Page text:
[1] HCJ 9488/11 Meatrael Ltd. v. The State of Israel – Ministry of Agriculture and Rural Development.

[2] Section 1(a) to Basic Law: The State Economy, HCJ 1640/95 Ilanot Hakiria (Israel) Ltd. v. Mayor of Holon, PDI 49(5) 582.

[3] Contracts Law (General Part), 5733-1973.

[4] If the court determines that it just to do so and under the terms it deems fit, clause 31 to the Contracts Law.

[5] Unjust Enrichment Law, 5739-1979.

[6] C.A. 7368/06 Luxury Apartments Ltd. v. the Municipality of Yavne.

[7] C.A. 4708/14 Y.H. Dimri Building and Development Ltd. v. Gan Yavne Local Council.

[8] C.A. 974/13 Ramat Nili Ltd. v. Zichron Yaakov Local Council.

[9] Cases in which the court exempted the authority from the obligation of restitution: C.C(central) 45870-05-13 Clalit Health Services v. the State of Israel (Ministry of Construction and Housing, Israel Land  Authority); C.A. 974/13 Ramat Nili Ltd. v. Zichron Yaakov Local Council; O.A. 50755-11-11 Landco Israel Entrepreneurship and Management Ltd. v. Municipality of Yahud and others; C.C(central) 982-01-10 the State of Israel v. Beit Dagan Local Counsel; C.C(Tel Aviv-Yafo) 17307-11-10 Kohavi v. Tel Aviv-Yafo Municipality.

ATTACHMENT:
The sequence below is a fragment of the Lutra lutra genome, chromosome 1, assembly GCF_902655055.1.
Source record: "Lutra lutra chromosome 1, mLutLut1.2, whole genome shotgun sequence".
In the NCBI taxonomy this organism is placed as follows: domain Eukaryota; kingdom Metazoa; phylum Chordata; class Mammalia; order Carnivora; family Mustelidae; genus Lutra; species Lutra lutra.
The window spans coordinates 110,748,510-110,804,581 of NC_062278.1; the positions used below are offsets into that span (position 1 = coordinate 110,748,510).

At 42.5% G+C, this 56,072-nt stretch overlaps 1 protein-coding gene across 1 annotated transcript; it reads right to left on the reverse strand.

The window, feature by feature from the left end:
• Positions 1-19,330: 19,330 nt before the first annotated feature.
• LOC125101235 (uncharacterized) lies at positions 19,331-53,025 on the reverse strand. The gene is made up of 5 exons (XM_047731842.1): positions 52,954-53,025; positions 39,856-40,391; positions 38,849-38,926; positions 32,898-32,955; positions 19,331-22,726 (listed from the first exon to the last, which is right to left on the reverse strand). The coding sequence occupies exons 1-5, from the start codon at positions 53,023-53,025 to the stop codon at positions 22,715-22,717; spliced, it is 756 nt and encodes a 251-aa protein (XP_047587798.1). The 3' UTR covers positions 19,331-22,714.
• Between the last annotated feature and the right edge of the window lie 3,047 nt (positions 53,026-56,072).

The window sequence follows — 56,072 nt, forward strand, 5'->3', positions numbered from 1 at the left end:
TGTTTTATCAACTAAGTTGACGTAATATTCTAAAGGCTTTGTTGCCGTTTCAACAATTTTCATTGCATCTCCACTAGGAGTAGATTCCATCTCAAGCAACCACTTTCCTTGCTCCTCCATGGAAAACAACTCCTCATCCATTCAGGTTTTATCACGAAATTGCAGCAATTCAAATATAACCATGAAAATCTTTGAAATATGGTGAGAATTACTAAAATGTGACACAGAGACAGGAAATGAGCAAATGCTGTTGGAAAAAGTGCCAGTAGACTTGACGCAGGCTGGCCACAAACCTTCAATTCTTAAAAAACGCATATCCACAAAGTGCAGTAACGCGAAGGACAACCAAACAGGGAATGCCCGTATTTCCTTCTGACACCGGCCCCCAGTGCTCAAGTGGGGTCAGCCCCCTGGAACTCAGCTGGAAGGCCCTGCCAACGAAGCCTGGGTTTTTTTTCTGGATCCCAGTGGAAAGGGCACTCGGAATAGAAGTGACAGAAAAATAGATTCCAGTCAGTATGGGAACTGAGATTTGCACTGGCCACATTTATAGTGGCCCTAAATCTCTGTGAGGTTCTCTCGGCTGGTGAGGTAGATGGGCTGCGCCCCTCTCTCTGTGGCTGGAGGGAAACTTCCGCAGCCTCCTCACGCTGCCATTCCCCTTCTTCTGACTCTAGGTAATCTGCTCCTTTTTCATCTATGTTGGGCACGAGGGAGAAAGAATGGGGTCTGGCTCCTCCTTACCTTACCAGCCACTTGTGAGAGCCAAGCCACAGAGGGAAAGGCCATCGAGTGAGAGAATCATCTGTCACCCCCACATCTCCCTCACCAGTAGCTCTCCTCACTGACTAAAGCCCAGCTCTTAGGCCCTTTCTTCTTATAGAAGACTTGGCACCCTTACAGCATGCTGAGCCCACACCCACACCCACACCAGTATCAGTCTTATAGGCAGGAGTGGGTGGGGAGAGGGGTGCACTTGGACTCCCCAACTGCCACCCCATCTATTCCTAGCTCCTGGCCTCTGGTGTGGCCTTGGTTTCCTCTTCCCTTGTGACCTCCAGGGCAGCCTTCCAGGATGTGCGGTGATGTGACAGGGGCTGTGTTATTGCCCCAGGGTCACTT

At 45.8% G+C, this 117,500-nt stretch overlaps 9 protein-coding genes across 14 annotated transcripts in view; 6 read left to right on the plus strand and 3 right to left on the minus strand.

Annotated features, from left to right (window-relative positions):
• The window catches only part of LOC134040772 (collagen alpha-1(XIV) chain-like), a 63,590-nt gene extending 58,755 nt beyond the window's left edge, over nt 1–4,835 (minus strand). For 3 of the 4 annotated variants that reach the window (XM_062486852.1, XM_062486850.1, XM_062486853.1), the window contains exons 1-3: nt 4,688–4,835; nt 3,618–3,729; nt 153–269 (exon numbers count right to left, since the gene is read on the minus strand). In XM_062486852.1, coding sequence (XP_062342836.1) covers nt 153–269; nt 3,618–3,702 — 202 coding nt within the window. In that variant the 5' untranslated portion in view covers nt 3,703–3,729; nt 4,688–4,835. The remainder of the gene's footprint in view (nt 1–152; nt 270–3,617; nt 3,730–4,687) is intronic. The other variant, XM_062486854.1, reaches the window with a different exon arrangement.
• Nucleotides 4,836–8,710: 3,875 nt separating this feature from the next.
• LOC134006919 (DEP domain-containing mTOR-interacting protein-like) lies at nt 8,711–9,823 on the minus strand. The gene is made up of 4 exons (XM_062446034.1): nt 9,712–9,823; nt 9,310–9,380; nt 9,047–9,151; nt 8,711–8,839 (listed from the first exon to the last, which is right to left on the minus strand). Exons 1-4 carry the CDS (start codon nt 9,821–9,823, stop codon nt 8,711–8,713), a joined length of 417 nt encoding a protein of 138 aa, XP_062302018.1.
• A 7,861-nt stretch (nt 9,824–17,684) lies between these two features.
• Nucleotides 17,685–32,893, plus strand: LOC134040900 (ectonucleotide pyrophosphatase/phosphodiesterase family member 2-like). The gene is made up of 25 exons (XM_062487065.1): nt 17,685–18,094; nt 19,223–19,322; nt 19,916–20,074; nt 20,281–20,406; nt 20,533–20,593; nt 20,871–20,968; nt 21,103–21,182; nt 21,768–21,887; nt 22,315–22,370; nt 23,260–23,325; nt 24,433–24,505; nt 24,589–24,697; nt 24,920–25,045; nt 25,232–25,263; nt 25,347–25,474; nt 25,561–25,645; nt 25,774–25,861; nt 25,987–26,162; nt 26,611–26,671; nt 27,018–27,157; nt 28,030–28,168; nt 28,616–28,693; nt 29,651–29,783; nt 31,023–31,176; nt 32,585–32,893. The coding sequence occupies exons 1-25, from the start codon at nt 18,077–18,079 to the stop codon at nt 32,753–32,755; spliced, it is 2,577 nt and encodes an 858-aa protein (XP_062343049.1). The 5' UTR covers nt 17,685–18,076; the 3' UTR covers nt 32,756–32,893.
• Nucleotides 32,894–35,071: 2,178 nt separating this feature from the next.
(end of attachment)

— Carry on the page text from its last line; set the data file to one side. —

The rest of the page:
For cases in which a partial exemption from restitution was given:

See matter of Dimri and also O.A. 50755-11-11 Landco Israel Entrepreneurship and Management Ltd. v. Municipality of Yahud and others.